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Daily Telegraph: Raccoon pushes up petrol prices

By Catherine Elsworth in Los Angeles
Last Updated: 1:54am GMT 07/03/2007

A raccoon and an opossum were responsible for pushing up petrol prices on the US west coast this week after the creatures disrupted power supplies at Los Angeles area substations, shutting off electricity to two oil refineries.

The separate incidents resulted in a 7 cent (nearly 4 pence) increase in the cost of a gallon of petrol in the west when news of the interruption to supplies broke.

On Sunday evening, an opossum managed to get into a substation operated by the power company Southern California Edison in Torrance, 20 miles south of Los Angeles, and trip the supply. It went offline around 9pm. The opossum’s carcass was later found by workers at the substation.

Power was subsequently cut to Exxon Mobil Corp’s nearby Torrance oil refinery, which processes around 150,000 barrels of crude oil per day, triggering a two hour delay in operations.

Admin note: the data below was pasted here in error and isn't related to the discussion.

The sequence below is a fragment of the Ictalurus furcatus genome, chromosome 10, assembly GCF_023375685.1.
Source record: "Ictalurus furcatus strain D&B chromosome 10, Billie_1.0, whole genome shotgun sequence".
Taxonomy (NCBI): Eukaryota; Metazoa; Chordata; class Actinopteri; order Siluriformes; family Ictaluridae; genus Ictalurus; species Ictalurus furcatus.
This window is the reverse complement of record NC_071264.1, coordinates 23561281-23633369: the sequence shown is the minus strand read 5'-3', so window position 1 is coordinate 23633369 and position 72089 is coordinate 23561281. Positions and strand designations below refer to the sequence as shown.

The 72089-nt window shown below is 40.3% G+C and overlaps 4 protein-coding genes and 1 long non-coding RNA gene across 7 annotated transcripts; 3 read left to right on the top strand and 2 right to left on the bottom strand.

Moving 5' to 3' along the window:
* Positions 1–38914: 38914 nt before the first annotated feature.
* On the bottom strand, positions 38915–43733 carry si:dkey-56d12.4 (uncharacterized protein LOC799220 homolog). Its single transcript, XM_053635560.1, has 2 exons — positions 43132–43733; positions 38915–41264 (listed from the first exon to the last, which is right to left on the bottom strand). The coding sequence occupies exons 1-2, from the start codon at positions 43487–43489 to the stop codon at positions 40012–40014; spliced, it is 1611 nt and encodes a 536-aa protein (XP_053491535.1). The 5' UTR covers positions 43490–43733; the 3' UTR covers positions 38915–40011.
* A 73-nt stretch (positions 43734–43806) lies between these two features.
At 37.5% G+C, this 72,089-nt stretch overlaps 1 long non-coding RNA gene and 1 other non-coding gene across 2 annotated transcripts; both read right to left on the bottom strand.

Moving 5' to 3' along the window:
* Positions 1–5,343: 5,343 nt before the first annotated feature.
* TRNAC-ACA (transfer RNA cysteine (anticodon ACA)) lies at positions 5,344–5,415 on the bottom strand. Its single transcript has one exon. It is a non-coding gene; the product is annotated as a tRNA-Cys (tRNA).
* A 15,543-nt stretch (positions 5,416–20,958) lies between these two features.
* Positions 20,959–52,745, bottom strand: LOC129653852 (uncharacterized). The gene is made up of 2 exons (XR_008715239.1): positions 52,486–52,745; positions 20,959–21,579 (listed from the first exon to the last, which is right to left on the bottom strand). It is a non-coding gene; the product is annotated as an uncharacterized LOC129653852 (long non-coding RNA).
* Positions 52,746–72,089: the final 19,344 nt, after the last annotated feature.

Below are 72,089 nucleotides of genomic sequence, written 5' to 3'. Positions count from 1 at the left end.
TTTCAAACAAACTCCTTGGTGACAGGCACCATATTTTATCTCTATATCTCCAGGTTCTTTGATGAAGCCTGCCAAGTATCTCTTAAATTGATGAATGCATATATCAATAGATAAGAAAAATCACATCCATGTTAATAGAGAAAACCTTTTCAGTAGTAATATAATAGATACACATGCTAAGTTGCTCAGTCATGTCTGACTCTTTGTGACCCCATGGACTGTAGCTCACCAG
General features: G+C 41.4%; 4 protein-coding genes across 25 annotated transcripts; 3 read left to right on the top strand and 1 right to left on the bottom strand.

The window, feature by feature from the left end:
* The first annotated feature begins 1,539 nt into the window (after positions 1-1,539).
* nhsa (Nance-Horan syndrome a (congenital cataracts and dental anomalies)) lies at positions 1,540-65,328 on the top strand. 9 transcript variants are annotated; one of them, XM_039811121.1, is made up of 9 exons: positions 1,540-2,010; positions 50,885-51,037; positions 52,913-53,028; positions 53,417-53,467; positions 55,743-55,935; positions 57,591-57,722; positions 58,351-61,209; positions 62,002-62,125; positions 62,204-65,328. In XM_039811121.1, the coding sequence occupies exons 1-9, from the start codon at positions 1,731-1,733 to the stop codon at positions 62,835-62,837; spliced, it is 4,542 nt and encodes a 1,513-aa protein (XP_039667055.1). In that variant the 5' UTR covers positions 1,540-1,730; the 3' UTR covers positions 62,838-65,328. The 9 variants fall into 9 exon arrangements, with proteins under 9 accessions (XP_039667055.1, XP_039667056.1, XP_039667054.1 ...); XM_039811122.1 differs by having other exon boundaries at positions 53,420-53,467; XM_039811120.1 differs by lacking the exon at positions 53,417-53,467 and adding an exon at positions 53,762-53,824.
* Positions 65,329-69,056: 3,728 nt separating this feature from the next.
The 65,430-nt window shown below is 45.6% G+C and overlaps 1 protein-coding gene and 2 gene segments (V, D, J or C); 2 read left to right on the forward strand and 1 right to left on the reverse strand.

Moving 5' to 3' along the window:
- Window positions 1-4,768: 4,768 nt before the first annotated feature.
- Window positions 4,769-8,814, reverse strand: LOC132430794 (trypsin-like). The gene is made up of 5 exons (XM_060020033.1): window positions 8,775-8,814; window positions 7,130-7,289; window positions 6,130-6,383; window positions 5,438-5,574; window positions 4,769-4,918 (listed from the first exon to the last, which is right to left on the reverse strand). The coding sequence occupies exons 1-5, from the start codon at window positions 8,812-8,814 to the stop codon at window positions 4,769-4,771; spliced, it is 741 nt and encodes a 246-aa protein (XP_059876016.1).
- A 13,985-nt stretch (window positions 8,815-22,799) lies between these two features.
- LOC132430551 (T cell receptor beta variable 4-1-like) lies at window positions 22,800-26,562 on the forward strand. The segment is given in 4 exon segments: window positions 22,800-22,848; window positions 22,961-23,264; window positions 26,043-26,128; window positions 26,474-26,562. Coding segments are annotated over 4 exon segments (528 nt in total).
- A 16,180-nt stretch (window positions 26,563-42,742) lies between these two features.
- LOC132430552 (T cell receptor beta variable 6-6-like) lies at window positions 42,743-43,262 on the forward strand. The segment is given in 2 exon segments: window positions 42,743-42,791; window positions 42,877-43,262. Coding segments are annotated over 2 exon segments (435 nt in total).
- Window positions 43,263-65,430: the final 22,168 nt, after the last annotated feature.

Just over an hour later, a raccoon upset supplies at a Los Angeles Department of Water and Power substation in Wilmington, south of Torrance, cutting power to a Shell Oil refinery for about 10 seconds, said Kim Hughes, a spokeswoman.

A dead raccoon was found in the substation, she added.

Shell began flaring – burning off excess materials it could not pump back into processing units.

No other oil companies reported interruptions to their power supply but wholesale petrol traders suspected at least one other refinery was affected.

News of the electrical power problems at the refineries caused prices in the Los Angeles wholesale petrol market to jump seven cents on Monday morning.

The supply of power across southern California, Nevada and Arizona is already stretched because of annual overhauls underway at California refineries and the temporary closure of a major Texas refinery that supplies Arizona following a fire.

Animals crawling into electrical substations and transformers and disrupting power was not an uncommon problem, Ms Hughes said. Systems tend to be tripped by animals either chewing through cables or forming a connection between two circuits with their bodies.

“You never know how they will get into stuff,” she said.

Like raccoons, opossums are nocturnal and can be found in urban environments where they typically feed on pet food and rubbish.


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